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Posted on: August 29, 2017

Monroe County Relocating Small Dog Park Out of Respect for Possible Graves Below

higgs small dog park relocation.jpg

At Monroe County’s Higgs Beach, the “small dog park” is being relocated into a fenced-off section of the “big dog” park out of an abundance of caution that there may be possible graves beneath the current small dog park.

The big dog park now is about 51,000 square feet and shaped in an “L.” The County will cordon off about 12,000 square feet of that park to create a new small dog park, with a new gate along Atlantic Boulevard. The water supply will be relocated to facilitate the new small dog park, which will be completed in the next two weeks.

As the plan to relocate Atlantic Boulevard moves forward as part of the Higgs Beach Redevelopment Master Plan, there will be additional changes to the dog parks to accommodate construction. But the road relocation is currently being reviewed by the U.S. Department of Interior as required by a recently discovered federal Land and Water Conservation grant used to develop the property more than 30 years ago.

In 2010, during the master planning process to redevelop Higgs Beach, the County had ground-penetrating radar mapping conducted to search for graves that may still exist in this area based on historical data. 

Under the small dog park and other areas of the park, “anomalies” and “voids” were found that were presumed to be caskets or graves, but it’s not known with certainty if they are. The area also was the site of army barracks during the second World War and used as place to discard debris during construction of the West Martello Fort during the Civil War.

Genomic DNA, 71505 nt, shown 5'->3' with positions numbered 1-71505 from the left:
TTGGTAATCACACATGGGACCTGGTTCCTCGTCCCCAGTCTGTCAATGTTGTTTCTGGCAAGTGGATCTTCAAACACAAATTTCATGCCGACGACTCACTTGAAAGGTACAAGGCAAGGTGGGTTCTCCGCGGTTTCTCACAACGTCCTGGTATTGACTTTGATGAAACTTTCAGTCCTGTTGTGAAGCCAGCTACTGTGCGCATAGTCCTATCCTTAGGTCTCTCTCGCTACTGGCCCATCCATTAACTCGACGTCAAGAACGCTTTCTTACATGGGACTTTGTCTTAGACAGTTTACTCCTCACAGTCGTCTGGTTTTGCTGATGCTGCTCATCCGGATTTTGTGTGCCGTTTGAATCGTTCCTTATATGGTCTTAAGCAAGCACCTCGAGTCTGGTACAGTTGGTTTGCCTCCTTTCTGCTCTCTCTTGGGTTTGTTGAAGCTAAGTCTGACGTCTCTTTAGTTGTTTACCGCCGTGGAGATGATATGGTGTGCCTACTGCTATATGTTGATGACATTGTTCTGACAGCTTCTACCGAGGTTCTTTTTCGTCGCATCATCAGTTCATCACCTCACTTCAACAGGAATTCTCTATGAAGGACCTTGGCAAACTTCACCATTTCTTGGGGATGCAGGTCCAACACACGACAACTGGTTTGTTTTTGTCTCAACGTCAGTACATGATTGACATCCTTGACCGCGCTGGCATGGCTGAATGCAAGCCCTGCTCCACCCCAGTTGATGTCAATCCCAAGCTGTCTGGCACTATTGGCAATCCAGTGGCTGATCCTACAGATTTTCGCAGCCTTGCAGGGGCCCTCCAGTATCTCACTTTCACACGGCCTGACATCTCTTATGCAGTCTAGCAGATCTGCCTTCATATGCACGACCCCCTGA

Out of respect for the possibility of graves, the Higgs Beach Master Plan was developed to preserve open green space in the area where the ground-penetrating radar identified the anomalies and voids – and to move the road away from this area.

At the time, redevelopment of the park was expected to move forward quickly. But it has been delayed due to several roadblocks, including complying with that 1984 Land and Water Conservation Grant for $80,000 from the Department of the Interior. That grant requires long-term studies.

“The County has always wanted to be respectful of any possible graves beneath the park by creating contemplative green space in our redesign,” Monroe County Commissioner Heather Carruthers said. “We had hoped to be much further along in the redevelopment process by now. While we may never know with certainty whether graves remain in this area – or if they are graves, whose graves they are – we are taking this step to move the small dog park out of respect. And, we will continue to proceed with respect as the redevelopment moves forward.”

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Monroe County
1100 Simonton Street
Key West FL, 33040